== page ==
Sunday, October 23, 2011

Broward's Ethics Code Under Attack

Remember last fall when county voters, sick of hearing about convicted and corrupt politicians, (Fifteen Broward politicians or their family members have been charged with or imprisoned for public corruption crimes in the last two years, and there are more to come.) approved an ethics code and voted to have it apply to county and city officials? Well as predicted, and as sure as power corrupts, the long awaited code was immediately loathed by elected officials and the whining for change began. What they are moaning about sends a clear message about why they ran for office.

The county ethics committee, as was their charge, assembled a tough code. Within milliseconds of its publication the County Commissioners were inundated with calls to water it down. In response (and in a CYA self defense move) the county asked the League of Cities to look it over and make suggestions for revision.

The League of Cities is made up of elected officials, enough said. They came up with a revised code which, with a wink at ethics, was guaranteed to allow things to continue as they are by inserting a bunch of loopholes .

The County code bans all gifts from lobbyists, the League revision seemed to say, our politicians are hungry and lobbyists have lots of money, let them buy us dinner, what can it hurt? Of course we won’t feel indebted to them, or any more inclined to vote their way. Yeah, right.

The County code says elected officials may not lobby before any municipality. Whoa, the League said, no fair. OK we won’t lobby our own commission, but the others should be fair game. Of course their being commissioners won’t sway the vote. Yeah, right.

The League proposed that municipal commissions be allowed to vote to opt out of the code by a four fifths vote by the commissioners. I guess that went even too far for the members of the League as it was withdrawn at the last minute. I give them credit for honest emotions in this one, it showed how much they fear and hate the code; I guess they thought it might not go over well with the voters, Duh! (Mayor Peggy Noland tried to eliminate the Deerfield Beach code and is still stinging from the reaction from throngs of residents who came to the commission meeting with “keep the code” signs.)

For more on this see:

The League of Cities asked the municipalities to vote on the changes. Of 30 cities who voted on whether to water down the code and accept the League of Cities changes, 15 voted YES, 6 including Deerfield Beach Abstained, only brave little Oakland Park voted flat out NO (pretty sure we can thank Mayor Suzanne Boisvenue for that, she is one of the rarest of the rare, a politician who cares about the people and not her own gain.)

Yay! For the County Commissioners who voted no to the League changes and approved the tough code.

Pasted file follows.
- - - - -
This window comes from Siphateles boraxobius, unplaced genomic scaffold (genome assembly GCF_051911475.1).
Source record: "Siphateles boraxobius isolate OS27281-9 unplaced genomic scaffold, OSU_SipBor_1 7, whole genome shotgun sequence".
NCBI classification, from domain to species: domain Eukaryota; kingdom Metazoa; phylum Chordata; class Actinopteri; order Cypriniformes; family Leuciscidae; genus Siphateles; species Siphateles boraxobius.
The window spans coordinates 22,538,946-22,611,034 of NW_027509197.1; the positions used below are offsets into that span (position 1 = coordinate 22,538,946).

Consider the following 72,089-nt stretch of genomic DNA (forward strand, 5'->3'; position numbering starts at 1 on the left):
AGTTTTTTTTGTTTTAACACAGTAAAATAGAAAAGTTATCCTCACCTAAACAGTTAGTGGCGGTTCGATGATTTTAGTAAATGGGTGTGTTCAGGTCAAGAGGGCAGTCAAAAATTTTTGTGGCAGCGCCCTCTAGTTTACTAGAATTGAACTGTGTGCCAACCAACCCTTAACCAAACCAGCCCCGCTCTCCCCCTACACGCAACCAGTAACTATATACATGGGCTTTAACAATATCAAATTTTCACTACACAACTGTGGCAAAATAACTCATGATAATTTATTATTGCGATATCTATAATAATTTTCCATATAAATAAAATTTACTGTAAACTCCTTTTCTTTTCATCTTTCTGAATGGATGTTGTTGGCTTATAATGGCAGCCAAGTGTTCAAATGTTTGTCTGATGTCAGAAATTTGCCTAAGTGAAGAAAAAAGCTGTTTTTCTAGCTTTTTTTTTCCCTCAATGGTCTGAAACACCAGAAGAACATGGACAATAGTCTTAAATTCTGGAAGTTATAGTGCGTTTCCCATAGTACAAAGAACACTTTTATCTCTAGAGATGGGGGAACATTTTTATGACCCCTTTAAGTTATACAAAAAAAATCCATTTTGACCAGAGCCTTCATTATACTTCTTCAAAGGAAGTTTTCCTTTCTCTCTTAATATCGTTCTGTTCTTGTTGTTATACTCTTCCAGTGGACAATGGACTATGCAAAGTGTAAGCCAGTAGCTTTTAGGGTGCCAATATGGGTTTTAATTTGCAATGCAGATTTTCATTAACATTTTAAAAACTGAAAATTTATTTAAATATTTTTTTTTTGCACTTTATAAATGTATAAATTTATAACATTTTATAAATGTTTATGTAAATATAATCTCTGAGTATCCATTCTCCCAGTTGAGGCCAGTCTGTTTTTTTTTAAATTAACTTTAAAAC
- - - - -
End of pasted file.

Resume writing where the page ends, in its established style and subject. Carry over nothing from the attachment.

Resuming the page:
Did the whining stop? Nope, we now have elected officials deliberately misunderstanding the code provisions and coming up with ludicrous reactions to it. The Wilton Manors Mayor Gary Resnick says some commissioners will quit if they can’t lobby. Coconut Creek Commissioner Lisa Aaronson objects to not being able to get a bottle of water from a lobbyist. The most ridiculous reactions are from Lauderhill Mayor Kaplan, who now won’t talk to reporters as he says they are lobbyists, and Southwest Ranches Councilman Breitkreuz who won’t talk to residents concerned about their neighborhood unless they register as lobbyists and pay a fee (nothing in the new code about that).

Why these over the top reactions? These are the opening shots in the war to get rid of the code. Politicians are fond of saying that codes shouldn’t be needed as we should elect honest people, such as them. Yeah, right.

Wednesday, October 19, 2011

New Website from the Florida Hometown Democracy Group

The website is now live. You are among the first to get a preview of our site that will soon be released to the public.

We are hoping that will be a good tool for activists, as well as those folks not yet informed about the costs of over-development. You’ll be able to see your local city or county approved and unbuilt residential development, the costs, property value decline of existing housing, vacancy and water supply --all from one place. In addition, articles and studies from other sources will corroborate website facts.

This is the untold story that politicians have ignored and do not want you to know. Our goal is to put this information readily at hand so you can see for yourself the economic and quality of life costs you will pay for new residential housing. It will be easy to share this information with your neighbors, politicians and the media.

It is our goal to depict 100 Florida Cities and Counties. So far we have about 60, so check back to see new city/county information and articles.

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Thanks for the good you do for Florida.